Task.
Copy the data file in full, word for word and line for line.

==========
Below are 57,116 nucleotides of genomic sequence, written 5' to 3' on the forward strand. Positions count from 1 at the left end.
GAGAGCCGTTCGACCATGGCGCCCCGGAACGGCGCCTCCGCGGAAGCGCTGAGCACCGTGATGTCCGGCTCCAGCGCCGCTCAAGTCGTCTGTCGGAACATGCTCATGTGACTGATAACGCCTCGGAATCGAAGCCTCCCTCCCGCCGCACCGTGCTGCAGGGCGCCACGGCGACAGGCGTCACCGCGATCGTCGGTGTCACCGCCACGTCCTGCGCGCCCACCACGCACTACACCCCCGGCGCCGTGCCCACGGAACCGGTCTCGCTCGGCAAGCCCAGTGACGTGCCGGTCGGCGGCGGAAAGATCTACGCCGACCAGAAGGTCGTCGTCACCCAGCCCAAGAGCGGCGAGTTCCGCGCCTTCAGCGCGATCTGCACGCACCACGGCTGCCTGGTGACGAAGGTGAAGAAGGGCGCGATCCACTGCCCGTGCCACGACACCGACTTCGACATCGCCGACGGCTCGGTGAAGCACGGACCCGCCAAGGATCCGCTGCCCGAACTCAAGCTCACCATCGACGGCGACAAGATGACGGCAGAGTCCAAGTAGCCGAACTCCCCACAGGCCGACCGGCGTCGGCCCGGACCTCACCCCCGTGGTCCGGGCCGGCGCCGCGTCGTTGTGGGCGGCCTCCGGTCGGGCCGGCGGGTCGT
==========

Below are 57,116 nucleotides of genomic sequence, written 5' to 3' on the forward strand. Positions count from 1 at the left end.
GAGAGCCGTTCGACCATGGCGCCCCGGAACGGCGCCTCCGCGGAAGCGCTGAGCACCGTGATGTCCGGCTCCAGCGCCGCTCAAGTCGTCTGTCGGAACATGCTCATGTGACTGATAACGCCTCGGAATCGAAGCCTCCCTCCCGCCGCACCGTGCTGCAGGGCGCCACGGCGACAGGCGTCACCGCGATCGTCGGTGTCACCGCCACGTCCTGCGCGCCCACCACGCACTACACCCCCGGCGCCGTGCCCACGGAACCGGTCTCGCTCGGCAAGCCCAGTGACGTGCCGGTCGGCGGCGGAAAGATCTACGCCGACCAGAAGGTCGTCGTCACCCAGCCCAAGAGCGGCGAGTTCCGCGCCTTCAGCGCGATCTGCACGCACCACGGCTGCCTGGTGACGAAGGTGAAGAAGGGCGCGATCCACTGCCCGTGCCACGACACCGACTTCGACATCGCCGACGGCTCGGTGAAGCACGGACCCGCCAAGGATCCGCTGCCCGAACTCAAGCTCACCATCGACGGCGACAAGATGACGGCAGAGTCCAAGTAGCCGAACTCCCCACAGGCCGACCGGCGTCGGCCCGGACCTCACCCCCGTGGTCCGGGCCGGCGCCGCGTCGTTGTGGGCGGCCTCCGGTCGGGCCGGCGGGTCGT